3

Are there any containers in Java which allows us to use iterator by key and which can go both to the next element and to the previous one (like maps in c++)?

p.s. sorry for my English

  • Does C++'s map guarantee any iteration ordering? This will have an influence here – fge Mar 2 '14 at 15:18
  • @fge: Yes. std::map iterates in an order as if sorted by the key, based on a given ordering criterion (the default of which is a 'less than' comparison). – Benjamin Lindley Mar 2 '14 at 15:26
  • OK, then @nosid's answer fits the bill – fge Mar 2 '14 at 15:27
  • possible duplicate of Java equivalent of C++ std::map? – juanchopanza Mar 2 '14 at 15:29
  • 1
    @fge: Though there is also std::unordered_map which is hash based and has no guaranteed iteration order. (and the OP said "maps" not std::map, so he may also be including std::unordered_map in that) – Benjamin Lindley Mar 2 '14 at 15:30
9

A NavigableMap comes closest to std::map. The most commonly used implementation is TreeMap.

The NavigableMap contains a lot of methods to iterate in sorted order over the entries. The first loop iterates over all elements, whereas the second loop is restricted to a sub-range.

NavigableMap<String, Integer> map = ...;
for (Map.Entry<String, Integer> entry : map.entrySet()) {
    // ...
}
for (Map.Entry<String, Integer> entry
   : map.subMap("bar", "foo").entrySet()) {
    // ...
}

It is also possible to iterate from the beginning to a certain entry, or from a certain entry to the end. Take a look at the following methods:

In C++, iterators are also used for a lot of other use cases. The Java iterators are very different, and can not be used in combination with mutating operations. In many cases, you have to use lookups by instead of iterations. For example, the following methods return the previous and next entry (in sorted order), if the key of the current entry is used:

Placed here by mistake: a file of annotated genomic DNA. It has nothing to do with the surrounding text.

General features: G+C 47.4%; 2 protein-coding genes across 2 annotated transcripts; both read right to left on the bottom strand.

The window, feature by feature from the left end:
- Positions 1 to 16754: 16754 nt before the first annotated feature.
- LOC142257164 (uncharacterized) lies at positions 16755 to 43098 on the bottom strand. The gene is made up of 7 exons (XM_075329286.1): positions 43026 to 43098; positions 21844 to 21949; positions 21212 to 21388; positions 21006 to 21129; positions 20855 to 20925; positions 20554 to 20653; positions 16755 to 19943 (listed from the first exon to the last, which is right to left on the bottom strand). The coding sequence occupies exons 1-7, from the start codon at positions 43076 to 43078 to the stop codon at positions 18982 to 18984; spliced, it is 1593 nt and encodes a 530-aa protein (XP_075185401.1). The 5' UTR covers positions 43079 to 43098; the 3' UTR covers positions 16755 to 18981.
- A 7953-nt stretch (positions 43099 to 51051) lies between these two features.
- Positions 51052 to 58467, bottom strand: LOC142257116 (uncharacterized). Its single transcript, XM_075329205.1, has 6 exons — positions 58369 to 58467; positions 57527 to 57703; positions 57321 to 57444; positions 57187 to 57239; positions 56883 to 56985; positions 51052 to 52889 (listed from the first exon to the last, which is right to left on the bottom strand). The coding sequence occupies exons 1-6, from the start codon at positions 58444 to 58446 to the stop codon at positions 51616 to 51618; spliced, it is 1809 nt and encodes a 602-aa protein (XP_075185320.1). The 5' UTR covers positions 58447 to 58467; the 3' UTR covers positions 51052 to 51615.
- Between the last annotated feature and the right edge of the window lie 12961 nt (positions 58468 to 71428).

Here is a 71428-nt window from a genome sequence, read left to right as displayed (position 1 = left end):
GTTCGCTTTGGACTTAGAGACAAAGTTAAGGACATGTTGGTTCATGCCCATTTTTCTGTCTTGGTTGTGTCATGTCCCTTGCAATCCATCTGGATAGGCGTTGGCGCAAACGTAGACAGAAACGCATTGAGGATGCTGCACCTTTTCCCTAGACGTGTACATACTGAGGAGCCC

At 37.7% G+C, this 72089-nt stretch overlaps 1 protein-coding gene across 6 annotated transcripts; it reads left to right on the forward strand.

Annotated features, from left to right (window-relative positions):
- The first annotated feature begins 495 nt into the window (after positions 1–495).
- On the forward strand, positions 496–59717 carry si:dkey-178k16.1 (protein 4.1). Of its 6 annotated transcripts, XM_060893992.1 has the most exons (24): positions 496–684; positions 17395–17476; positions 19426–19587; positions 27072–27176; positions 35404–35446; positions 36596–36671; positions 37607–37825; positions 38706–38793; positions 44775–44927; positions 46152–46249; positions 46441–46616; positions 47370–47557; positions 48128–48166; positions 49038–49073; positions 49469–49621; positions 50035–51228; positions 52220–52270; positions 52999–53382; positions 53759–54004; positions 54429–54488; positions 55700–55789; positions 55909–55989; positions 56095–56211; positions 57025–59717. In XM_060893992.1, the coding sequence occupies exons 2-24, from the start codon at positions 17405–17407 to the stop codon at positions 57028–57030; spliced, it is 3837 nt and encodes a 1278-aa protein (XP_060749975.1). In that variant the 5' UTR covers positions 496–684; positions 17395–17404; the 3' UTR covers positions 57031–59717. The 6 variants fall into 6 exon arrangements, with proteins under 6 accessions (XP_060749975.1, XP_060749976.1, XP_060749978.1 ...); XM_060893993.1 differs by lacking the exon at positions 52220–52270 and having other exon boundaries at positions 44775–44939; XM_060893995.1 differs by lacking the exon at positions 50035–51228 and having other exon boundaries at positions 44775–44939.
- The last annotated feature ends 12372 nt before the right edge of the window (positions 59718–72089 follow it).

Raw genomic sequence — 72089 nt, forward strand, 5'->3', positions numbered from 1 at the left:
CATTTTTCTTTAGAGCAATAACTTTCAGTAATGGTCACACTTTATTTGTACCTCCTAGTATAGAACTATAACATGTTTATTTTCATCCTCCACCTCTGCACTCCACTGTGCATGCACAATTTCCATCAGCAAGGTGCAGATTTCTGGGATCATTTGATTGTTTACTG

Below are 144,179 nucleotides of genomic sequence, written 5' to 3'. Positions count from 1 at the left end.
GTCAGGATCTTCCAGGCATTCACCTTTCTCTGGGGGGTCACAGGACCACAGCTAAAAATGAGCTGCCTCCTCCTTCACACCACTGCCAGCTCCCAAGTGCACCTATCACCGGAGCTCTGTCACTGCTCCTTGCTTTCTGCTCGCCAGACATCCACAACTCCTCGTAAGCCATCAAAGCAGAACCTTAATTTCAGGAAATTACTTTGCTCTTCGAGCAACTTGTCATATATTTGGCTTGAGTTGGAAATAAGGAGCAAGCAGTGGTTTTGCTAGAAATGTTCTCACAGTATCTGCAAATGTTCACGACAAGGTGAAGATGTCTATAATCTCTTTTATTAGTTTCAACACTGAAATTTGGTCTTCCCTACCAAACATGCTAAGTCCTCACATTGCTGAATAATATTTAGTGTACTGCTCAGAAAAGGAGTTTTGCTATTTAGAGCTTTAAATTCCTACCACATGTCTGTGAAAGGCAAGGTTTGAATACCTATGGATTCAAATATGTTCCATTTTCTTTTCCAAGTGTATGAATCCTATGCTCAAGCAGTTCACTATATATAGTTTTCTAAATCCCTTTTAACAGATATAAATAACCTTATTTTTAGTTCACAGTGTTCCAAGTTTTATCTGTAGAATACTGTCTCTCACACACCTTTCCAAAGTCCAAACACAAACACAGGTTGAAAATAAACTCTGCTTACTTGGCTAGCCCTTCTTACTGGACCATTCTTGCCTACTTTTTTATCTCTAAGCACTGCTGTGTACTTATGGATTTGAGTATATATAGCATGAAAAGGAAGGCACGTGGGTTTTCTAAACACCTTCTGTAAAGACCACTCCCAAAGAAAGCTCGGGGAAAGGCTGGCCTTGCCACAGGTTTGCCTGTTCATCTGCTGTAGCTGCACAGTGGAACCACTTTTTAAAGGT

• Thank you for your answer. – AlexMalinin Mar 2 '14 at 15:40
3

You can have a look at the official documentation here

I think you can use an iterator to traverse on the map's keyset to achieve what you want. Sample code here:

import java.util.HashMap;
import java.util.Iterator;
import java.util.Map;

public class Test {

public static void main(String[] args) {

    Map<Integer, String> map = new HashMap<Integer, String>() {
        {
            put(1, "One");
            put(2, "Two");
            put(3, "Three");
            put(4, "Four");
            put(5, "Five");
        }
    };


    Iterator<Integer> iter = map.keySet().iterator();

    while(iter.hasNext()){
        System.out.println(iter.next());
    }
}
-1

The LinkedList class has a listIterator method which helps you to traverse in both directions

  • Not only LinkedList, but any List implementation... Problem is, Maps are not Lists – fge Mar 2 '14 at 15:15
  • Yes, just took it as an example. – nitnamby Mar 2 '14 at 15:17

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